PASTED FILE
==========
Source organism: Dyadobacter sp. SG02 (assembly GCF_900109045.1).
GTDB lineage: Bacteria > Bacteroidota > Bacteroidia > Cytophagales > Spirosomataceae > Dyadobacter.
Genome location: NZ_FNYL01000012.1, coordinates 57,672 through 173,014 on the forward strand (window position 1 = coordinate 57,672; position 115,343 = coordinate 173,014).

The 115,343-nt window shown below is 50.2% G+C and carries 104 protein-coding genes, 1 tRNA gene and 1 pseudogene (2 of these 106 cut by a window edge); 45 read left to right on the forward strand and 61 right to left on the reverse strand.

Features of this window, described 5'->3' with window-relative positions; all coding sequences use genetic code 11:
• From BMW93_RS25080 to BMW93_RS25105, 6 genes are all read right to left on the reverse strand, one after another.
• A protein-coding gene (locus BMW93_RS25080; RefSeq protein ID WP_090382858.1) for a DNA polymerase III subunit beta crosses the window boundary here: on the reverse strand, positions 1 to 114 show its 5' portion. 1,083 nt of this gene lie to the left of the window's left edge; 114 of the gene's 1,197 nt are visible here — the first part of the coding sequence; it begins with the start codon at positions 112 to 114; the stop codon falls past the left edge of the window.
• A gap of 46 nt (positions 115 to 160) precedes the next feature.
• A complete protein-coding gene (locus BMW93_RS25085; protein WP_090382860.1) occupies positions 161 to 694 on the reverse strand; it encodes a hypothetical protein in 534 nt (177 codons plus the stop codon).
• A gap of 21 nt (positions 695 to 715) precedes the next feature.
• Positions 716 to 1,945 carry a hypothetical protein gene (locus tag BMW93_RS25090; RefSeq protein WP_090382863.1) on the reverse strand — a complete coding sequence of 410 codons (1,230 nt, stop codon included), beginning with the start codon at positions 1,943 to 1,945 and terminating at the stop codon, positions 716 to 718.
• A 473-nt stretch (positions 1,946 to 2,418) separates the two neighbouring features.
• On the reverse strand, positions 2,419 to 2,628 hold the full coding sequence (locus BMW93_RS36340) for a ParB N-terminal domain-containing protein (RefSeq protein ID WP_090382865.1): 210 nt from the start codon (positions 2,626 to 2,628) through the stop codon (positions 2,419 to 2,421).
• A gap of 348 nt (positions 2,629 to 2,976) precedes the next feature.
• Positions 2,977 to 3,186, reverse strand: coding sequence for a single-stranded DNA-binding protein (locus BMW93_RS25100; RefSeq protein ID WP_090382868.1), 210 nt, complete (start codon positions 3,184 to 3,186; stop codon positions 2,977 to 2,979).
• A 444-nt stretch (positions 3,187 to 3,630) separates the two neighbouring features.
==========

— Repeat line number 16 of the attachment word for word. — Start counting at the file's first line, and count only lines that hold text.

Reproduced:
• A 444-nt stretch (positions 3,187 to 3,630) separates the two neighbouring features.